Nicaraguan Opposition Candidate Meets with Bush
WASHINGTON (AP) _ Nicaraguan presidential candidate Violeta Chamorro met Wednesday with President Bush to underscore his support for her cause and focus international attention on the upcoming election.
″I am looking to my democratic friends to tell them my desire for solidarity for the future″ of Nicaragua, Mrs. Chamorro, candidate of the umbrella group opposing the ruling Sandinistas, said after the meeting with Bush.
She also will go to Rome, London, Madrid and Paris to solicit international pressure for fair, open elections Feb. 25, said her associate, Ernesto Palazio.
″We need more than ever the eyes of the world to be fixed in Nicaragua. Don’t look anywhere else, even for a single minute,″ Mrs. Chamorro said earlier at a luncheon sponsored by the Roman Catholic human rights group, Puebla Institute.
″All over the world, the time for dictatorship is running out,″ she said.
Nicaraguan President Daniel Ortega cannot win a fair election, Mrs. Chamorro said.
″In a clean election in Nicaragua, he is not going to win because the people want a change from totalitarianism to democracy,″ she told reporters at the White House.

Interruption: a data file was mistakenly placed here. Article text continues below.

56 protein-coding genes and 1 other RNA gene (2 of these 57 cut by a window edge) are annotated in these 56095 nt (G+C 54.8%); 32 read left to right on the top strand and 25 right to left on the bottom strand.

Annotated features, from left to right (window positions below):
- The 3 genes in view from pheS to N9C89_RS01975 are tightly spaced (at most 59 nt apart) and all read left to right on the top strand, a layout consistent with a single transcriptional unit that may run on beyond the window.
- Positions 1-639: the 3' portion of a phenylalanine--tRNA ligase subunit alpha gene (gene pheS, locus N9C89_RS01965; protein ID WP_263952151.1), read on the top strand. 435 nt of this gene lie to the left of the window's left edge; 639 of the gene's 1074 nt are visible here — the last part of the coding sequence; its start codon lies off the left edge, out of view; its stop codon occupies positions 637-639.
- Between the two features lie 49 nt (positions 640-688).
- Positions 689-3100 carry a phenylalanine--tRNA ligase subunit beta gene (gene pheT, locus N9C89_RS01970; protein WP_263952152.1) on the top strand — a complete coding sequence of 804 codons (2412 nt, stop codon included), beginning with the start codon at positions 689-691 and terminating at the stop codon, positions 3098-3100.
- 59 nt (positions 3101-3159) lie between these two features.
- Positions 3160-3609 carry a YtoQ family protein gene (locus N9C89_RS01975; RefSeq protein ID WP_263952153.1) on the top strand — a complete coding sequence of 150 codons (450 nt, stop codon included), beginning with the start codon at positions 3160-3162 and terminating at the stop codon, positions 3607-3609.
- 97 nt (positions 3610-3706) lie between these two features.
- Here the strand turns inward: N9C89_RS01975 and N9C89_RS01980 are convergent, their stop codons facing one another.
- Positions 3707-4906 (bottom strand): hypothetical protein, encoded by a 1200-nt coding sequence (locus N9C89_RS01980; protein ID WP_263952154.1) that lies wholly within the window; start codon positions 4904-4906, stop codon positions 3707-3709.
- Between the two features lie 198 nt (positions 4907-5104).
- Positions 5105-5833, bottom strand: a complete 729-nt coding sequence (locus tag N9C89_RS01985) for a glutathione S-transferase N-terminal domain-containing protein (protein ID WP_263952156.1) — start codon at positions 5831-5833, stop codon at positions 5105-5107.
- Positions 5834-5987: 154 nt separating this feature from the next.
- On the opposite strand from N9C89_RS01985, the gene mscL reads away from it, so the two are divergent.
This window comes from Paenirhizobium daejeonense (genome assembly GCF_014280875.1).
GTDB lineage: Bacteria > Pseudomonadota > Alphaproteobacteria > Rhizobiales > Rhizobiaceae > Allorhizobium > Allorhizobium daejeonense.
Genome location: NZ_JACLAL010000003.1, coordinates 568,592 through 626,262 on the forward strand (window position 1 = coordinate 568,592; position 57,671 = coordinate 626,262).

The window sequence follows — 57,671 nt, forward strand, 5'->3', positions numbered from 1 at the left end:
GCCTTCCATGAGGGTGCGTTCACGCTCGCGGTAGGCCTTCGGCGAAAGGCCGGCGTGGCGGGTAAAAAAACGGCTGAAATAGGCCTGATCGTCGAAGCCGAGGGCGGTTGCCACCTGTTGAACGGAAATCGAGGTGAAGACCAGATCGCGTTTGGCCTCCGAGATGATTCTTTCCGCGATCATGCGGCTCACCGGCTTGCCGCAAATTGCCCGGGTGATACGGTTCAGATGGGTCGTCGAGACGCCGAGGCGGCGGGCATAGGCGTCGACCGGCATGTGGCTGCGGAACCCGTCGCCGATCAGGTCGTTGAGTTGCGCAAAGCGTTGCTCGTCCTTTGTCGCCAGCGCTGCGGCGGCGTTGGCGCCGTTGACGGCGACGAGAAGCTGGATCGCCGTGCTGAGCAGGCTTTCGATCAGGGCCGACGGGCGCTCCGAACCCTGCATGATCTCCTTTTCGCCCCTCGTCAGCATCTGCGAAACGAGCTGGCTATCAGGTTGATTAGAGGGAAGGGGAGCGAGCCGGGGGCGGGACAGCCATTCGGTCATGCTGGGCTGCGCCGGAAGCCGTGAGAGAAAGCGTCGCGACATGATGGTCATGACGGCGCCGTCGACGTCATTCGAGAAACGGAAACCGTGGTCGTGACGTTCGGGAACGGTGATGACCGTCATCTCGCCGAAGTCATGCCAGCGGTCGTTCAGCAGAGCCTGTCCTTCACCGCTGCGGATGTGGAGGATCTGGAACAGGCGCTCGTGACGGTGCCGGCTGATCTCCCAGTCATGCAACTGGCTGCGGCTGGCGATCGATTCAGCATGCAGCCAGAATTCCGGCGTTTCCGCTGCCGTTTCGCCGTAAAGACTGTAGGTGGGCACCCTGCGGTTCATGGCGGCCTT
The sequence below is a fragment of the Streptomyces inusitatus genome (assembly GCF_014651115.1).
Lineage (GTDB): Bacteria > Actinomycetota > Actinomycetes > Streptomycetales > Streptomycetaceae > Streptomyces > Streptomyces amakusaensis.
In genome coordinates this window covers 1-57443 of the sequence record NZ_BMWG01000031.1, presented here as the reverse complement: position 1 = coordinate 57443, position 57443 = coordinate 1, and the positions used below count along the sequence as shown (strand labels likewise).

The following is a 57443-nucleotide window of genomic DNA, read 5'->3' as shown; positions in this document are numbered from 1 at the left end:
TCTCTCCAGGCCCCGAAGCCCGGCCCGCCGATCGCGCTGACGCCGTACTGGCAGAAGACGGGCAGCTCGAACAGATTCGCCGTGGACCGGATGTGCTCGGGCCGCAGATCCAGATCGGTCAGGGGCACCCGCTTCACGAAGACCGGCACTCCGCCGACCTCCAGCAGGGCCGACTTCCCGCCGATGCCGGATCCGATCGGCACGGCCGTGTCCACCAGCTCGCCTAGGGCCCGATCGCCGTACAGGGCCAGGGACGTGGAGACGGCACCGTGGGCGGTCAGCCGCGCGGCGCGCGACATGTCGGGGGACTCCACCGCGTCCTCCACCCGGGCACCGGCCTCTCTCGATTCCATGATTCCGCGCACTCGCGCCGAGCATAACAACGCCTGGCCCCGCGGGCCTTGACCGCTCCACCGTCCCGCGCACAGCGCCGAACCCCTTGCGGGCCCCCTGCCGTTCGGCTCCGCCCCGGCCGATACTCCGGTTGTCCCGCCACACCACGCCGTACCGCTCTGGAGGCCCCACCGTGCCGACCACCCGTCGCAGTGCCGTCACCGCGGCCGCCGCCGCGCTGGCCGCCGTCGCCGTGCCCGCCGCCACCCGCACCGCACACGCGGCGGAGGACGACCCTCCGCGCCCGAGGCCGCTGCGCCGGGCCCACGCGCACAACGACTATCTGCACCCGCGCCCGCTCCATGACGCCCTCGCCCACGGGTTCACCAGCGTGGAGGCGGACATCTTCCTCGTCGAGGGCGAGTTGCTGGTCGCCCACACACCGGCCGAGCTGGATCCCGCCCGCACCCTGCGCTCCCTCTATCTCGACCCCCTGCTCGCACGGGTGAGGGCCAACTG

Mrs. Chamorro visited the White House as the Sandinista government said it would propose a new cease-fire to be coupled with demobilization of the U.S.-backed Contra rebels.
Ortega said he would bring the plan to reinstate the cease-fire he called off last week to a United Nations-sponsored meeting with the Contras on Thursday in New York.
The plan would include a general amnesty once at least 50 percent of the Contras have demobilized and the rebels free kidnapped people they hold.
Mrs. Chamorro told reporters Ortega should have given the amnesty long ago and fulfilled other promises of the regional peace accord he signed in August with four other presidents of Central America.
The Contras should demobilize, she said, adding that the Sandinista government should fullfil its promises.
Contra leaders met Wednesday with Bush administration officials to discuss their approach to the U.N. talks. The Contras were willing to discuss demobilizing their troops, said one administration official who spoke on condition of anonymity.
Their conditions include full amnesty for those imprisoned in the war and several ″confidence-building″ measures aimed at ensuring secure conditions for those Contras who want to return to their homeland.
Meanwhile, the U.N. Security Council is sending a 625-member border patrol force to stop Contras from infiltrating the border from Honduras and to interdict shipments of Nicaraguan and Cuban weapons the State Department says are being made to leftist rebels in El Salvador.